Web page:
In FIG. 16, which is an exploded view of both the ClearPath NX Server 13 and the Kerberos Server 20 from FIG. 12, it should be assumed that the communication channel(s) 14 and 18 (FIG. 12) ultimately are connected via a LAN (Local Area Network) and/or a WAN (Wide Area Network) connection with facilitates communication between these two principals (servers) within the Kerberos realm.

During the initialization phase of the Kerberos Server 20, an independent process P1 is responsible for obtaining information stored in file F1 (FIG. 12) which is either stored on a disk either locally or as a file which the Kerberos Server disk either locally or as a file which the Kerberos Server has visibility to, via a network. The process P1 initiates a read R1A which obtains realm for which the Kerberos Server 20 administers. The information is returned from file F1 via read result R1B to process P1 which builds any internal structure(s) necessary to administer the Kerberos realm. At this time the Kerberos Server 20 is now “available” to process any request from any principal or any other realm.

Independent of process P1 (FIG. 15) on the Kerberos Server 20, process P2 (in Server 13) is the initialization process of the Kerberos Support Library 40 (FIG. 2) resident on the ClearPath NX Server 13. Process P2 functions in a similar method to that of process P1. Process P2 executes a read R2A on the file F2. The read result R2B from file F2 returns information about any principal(s) it had been previously been made aware of, along with the “name” of the realm for which it is a member and any other configuration information. Once process P2 has completed the read operation it processes off to a dependent task P3. Process P3 initiates an update request for realm and principal information. This request is a call C3 to the Kerberos Server 20. Process P4 which, if not already initiated, is processed off. The incoming call C3 indicates to process P4 that an update is being requested. Process P4 executes a read R4B of file F1. The read result R4A is returned to process P4. Process P4 packages the information using a shared mutually agreed-upon protocol and initiates a return C4 back to process P3 which has been waiting. Process P3 executes a Write R3 to file F2. Upon completion of this task, process P3 notifies process P2 of the success or failure in obtaining current information from the Kerberos Server 20. Process P3 now terminates regardless of the outcome of the update. If the update process P3 returned a result indicating failure, process P2 waits a predetermined period of time. After that time period has expired the above process P3 is repeated. This continues until process P2 obtains a successful result and is made “available” to perform Kerberos-related functions. If the information was successfully returned, process P2 finishes its initialization by making the ClearPath NX Server 13 “available” to any principal requiring service. At this point in time both files F1 and F2 on the Kerberos Server 20 and the ClearPath NX Server 13 share in a state of synchronicity.

Once files F1 and F2 have been synchronized (FIG. 15), any requests received by the ClearPath Server 13 can be responded to directly. In the event that a change has occurred on the Kerberos Server 20, the change is noted and file F2 is updated. A corresponding change is noted and file F1 is updated. A corresponding change is necessary on the ClearPath NX Server 13. To accomplish this “update” the Kerberos Server 20 initiates the process P5. Process P5 processes changes received by the Kerberos Server 20. As part of the update process, process P5 initiates call C5 to the ClearPath NX Server 13. The ClearPath NX Server 13 initiates process P6 which in turn performs a “Write” operation R6 which updates file F2. Once again at this point files F1 and F2 are again synchronized. Process P7 handles requests made via communication line 14 i, (FIG. 15). When a service is requested, the Kerberos Support Library 34 initiates process P7. Process P7 starts a Read R7A from file F2. The Read result R7B returns the requested information. Process P7 is then able to return a message in response to the clients' request via communications line 14 o. The time-saving shown here is that process P7 has a single read/process to return the result to the client. Without initial and event-driven updates, the processes P3, P5, P6 would have to be performed while the client waited. This is no longer the case, and a fast immediate response can now be effectuated to provide the appropriate response to the client.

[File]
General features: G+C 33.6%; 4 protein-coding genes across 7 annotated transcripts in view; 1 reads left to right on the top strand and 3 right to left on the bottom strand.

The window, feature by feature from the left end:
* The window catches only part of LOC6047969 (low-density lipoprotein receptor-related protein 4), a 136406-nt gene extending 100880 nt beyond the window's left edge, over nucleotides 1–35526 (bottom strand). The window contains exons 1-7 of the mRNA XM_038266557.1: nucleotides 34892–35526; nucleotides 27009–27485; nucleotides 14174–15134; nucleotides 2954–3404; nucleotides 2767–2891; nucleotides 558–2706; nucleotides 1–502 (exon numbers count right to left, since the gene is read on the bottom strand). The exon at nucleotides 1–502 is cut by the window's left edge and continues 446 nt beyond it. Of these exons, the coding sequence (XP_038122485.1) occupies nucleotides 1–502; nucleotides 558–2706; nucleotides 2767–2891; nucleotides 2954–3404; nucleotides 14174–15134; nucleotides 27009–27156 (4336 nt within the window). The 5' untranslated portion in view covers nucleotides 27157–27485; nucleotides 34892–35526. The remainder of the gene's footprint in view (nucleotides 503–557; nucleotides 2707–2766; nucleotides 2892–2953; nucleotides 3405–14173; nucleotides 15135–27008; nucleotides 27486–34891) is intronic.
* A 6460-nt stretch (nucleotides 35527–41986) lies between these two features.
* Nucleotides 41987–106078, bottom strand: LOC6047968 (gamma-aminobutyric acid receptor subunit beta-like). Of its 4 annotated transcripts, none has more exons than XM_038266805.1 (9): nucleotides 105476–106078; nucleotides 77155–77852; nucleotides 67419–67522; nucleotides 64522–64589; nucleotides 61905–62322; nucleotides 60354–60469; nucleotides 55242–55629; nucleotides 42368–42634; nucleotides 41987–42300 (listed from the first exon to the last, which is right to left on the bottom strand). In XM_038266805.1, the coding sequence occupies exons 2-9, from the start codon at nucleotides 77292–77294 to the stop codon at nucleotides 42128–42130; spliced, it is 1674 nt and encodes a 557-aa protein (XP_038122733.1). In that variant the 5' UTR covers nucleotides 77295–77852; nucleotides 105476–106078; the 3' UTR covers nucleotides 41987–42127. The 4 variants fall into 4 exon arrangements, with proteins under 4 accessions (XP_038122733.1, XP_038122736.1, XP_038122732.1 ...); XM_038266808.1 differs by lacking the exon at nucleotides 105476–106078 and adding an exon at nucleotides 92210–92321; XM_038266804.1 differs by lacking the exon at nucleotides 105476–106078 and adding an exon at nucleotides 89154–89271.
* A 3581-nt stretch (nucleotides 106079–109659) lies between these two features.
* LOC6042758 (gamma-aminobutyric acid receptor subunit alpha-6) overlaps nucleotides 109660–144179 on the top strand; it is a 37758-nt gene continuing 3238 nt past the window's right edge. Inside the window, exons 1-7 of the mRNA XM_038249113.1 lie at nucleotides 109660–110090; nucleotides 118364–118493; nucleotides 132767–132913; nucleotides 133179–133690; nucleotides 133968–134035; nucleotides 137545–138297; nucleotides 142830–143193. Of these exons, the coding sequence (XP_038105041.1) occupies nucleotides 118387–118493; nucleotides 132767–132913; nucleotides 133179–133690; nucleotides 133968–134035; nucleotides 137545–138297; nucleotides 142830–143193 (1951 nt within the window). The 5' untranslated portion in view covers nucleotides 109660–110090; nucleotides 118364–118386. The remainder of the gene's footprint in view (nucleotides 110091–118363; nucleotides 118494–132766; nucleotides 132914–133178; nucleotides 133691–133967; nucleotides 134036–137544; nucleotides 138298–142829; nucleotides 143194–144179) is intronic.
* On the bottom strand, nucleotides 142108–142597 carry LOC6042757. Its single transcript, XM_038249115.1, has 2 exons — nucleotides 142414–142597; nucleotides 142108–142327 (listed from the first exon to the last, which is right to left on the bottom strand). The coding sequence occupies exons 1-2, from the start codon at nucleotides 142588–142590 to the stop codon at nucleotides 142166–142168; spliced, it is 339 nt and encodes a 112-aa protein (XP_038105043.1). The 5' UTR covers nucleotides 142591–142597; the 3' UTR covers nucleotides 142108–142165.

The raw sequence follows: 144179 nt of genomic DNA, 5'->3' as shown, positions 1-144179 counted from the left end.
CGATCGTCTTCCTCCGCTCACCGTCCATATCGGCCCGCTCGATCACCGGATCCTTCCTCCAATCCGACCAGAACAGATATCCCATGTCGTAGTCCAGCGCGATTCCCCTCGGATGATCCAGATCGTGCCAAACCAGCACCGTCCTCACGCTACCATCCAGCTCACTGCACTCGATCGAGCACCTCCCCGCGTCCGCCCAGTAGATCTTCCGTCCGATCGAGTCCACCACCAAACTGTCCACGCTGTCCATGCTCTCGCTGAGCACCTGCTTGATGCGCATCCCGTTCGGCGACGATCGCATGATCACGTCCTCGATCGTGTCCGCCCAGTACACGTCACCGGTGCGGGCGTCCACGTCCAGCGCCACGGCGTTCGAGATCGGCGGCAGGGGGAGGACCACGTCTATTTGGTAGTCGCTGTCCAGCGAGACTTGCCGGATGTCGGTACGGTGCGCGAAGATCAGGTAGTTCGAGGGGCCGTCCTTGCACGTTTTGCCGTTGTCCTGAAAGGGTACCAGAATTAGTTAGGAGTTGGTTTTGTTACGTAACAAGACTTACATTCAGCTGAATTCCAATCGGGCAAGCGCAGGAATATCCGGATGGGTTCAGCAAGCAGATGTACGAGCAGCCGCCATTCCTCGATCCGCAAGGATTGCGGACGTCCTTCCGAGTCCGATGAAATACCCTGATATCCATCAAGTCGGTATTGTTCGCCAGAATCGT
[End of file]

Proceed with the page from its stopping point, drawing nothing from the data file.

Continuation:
FIG. 6 is a flowchart comprising FIGS. 6A and 6B illustrating the steps involved in the handling of an “asynchronous service” request from the MARC processes 40. This block involves the “C” block which was indicated in FIG. 4, at position (f2).

Operational Processes for Block Process “c” (FIGS. 6A, 6B) Asynchronous Service Request from MARC:

    • (1) A User-operator residing at a client work station 10 requests a service via a Kerberos command using the MARC processes. (a, b, c1, d1, e, f2, of FIG. 4).
    • (2) This request is processed at the client work station 10.
    • (3) The client work station 10 forwards this request to the appropriate Unisys ClearPath NX Server 13 (FIGS. 2,3) via the client's functional transport mechanism. For example, this might be Net BIOS over the IPX or over the HLCN, the Telnet or Station Transfer Unit, etc. of FIG. 3.
    • (4) Regardless of which one of these transport mechanisms is used, the request is received by the Unisys NX Server 13 and all the network processing will occur such that the service request is received at the appropriate networking host software level via elements 46, 48, 50, FIG. 2, whose software functions to communicate with PC based terminal emulators.